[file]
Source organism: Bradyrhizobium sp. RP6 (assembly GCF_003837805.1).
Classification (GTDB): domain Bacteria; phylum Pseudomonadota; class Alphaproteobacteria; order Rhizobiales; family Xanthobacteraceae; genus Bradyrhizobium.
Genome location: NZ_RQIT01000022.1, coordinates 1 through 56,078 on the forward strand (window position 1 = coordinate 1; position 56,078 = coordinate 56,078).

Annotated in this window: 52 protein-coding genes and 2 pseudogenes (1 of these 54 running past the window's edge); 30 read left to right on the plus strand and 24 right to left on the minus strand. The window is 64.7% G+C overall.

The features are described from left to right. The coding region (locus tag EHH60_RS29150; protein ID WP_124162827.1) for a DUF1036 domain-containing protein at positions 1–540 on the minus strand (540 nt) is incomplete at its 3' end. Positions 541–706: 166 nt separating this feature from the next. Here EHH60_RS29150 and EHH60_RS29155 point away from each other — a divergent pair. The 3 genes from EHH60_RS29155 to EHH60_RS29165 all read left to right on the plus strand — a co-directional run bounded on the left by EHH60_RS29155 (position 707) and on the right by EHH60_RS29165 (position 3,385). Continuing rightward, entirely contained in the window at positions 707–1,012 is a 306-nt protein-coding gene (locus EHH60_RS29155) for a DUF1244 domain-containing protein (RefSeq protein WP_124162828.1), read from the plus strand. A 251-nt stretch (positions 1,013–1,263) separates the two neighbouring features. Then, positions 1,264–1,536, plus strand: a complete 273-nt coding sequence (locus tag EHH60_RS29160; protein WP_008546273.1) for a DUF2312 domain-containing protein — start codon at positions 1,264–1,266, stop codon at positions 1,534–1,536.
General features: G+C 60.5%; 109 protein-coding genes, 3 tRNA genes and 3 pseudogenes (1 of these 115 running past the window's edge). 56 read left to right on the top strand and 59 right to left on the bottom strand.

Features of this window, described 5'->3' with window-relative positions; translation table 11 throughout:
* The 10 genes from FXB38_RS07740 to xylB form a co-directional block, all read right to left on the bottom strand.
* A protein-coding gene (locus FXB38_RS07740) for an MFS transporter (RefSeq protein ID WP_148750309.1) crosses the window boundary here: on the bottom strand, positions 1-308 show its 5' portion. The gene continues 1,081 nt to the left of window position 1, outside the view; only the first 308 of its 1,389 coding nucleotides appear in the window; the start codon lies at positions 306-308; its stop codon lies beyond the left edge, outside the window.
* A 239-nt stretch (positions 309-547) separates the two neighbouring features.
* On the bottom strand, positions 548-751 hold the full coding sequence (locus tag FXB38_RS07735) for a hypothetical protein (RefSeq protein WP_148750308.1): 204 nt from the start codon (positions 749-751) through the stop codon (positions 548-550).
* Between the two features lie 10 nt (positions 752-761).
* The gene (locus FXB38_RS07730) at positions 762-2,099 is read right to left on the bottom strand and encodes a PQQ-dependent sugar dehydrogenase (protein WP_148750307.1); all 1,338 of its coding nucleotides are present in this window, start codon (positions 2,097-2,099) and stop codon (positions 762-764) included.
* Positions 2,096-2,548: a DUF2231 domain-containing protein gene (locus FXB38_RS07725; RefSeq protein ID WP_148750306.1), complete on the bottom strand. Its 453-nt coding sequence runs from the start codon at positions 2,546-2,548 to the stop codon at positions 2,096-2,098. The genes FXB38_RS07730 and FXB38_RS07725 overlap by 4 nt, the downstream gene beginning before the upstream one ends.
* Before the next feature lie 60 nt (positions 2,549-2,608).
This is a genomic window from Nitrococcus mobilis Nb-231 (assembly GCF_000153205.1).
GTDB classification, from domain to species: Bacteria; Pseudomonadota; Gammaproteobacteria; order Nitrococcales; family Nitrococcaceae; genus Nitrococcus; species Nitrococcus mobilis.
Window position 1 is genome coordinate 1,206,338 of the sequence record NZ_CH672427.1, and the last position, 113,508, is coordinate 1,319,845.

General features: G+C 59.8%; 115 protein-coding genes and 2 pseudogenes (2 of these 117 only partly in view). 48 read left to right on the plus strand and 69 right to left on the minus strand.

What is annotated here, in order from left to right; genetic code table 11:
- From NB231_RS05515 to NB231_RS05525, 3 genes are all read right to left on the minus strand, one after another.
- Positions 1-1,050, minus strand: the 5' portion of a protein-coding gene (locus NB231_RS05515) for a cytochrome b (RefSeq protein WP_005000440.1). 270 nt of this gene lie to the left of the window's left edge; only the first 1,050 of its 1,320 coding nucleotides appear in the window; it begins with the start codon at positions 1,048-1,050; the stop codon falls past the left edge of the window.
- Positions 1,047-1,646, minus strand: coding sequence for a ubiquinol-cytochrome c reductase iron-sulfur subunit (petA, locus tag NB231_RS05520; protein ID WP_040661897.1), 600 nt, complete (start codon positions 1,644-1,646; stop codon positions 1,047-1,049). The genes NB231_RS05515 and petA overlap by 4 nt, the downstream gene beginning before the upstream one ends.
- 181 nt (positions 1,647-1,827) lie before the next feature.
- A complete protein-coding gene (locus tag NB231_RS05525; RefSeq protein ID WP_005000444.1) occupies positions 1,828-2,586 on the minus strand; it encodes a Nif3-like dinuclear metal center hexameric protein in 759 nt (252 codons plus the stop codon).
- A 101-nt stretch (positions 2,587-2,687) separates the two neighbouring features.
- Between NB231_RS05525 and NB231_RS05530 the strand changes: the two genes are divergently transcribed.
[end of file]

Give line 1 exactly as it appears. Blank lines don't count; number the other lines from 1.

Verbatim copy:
Source organism: Bradyrhizobium sp. RP6 (assembly GCF_003837805.1).